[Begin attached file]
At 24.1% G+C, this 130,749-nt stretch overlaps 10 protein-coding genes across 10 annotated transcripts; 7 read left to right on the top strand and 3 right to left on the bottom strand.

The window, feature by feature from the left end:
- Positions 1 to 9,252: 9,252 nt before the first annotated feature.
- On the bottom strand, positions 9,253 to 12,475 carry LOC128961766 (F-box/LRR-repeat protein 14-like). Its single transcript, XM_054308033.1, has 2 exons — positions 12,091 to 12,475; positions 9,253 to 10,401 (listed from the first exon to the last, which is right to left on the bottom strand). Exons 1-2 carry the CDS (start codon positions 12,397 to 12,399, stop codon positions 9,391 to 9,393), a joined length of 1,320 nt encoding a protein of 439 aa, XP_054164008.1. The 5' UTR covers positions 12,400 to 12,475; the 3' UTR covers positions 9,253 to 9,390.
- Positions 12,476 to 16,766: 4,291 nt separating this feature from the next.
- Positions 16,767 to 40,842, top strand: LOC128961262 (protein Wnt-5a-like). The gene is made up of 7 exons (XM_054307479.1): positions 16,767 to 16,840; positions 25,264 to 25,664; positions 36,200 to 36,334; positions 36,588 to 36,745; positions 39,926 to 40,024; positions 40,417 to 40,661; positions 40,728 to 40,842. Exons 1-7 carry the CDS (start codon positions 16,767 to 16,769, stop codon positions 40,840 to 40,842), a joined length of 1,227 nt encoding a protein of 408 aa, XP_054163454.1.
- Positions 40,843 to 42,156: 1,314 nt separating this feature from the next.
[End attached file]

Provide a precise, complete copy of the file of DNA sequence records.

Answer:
At 24.1% G+C, this 130,749-nt stretch overlaps 10 protein-coding genes across 10 annotated transcripts; 7 read left to right on the top strand and 3 right to left on the bottom strand.

The window, feature by feature from the left end:
- Positions 1 to 9,252: 9,252 nt before the first annotated feature.
- On the bottom strand, positions 9,253 to 12,475 carry LOC128961766 (F-box/LRR-repeat protein 14-like). Its single transcript, XM_054308033.1, has 2 exons — positions 12,091 to 12,475; positions 9,253 to 10,401 (listed from the first exon to the last, which is right to left on the bottom strand). Exons 1-2 carry the CDS (start codon positions 12,397 to 12,399, stop codon positions 9,391 to 9,393), a joined length of 1,320 nt encoding a protein of 439 aa, XP_054164008.1. The 5' UTR covers positions 12,400 to 12,475; the 3' UTR covers positions 9,253 to 9,390.
- Positions 12,476 to 16,766: 4,291 nt separating this feature from the next.
- Positions 16,767 to 40,842, top strand: LOC128961262 (protein Wnt-5a-like). The gene is made up of 7 exons (XM_054307479.1): positions 16,767 to 16,840; positions 25,264 to 25,664; positions 36,200 to 36,334; positions 36,588 to 36,745; positions 39,926 to 40,024; positions 40,417 to 40,661; positions 40,728 to 40,842. Exons 1-7 carry the CDS (start codon positions 16,767 to 16,769, stop codon positions 40,840 to 40,842), a joined length of 1,227 nt encoding a protein of 408 aa, XP_054163454.1.
- Positions 40,843 to 42,156: 1,314 nt separating this feature from the next.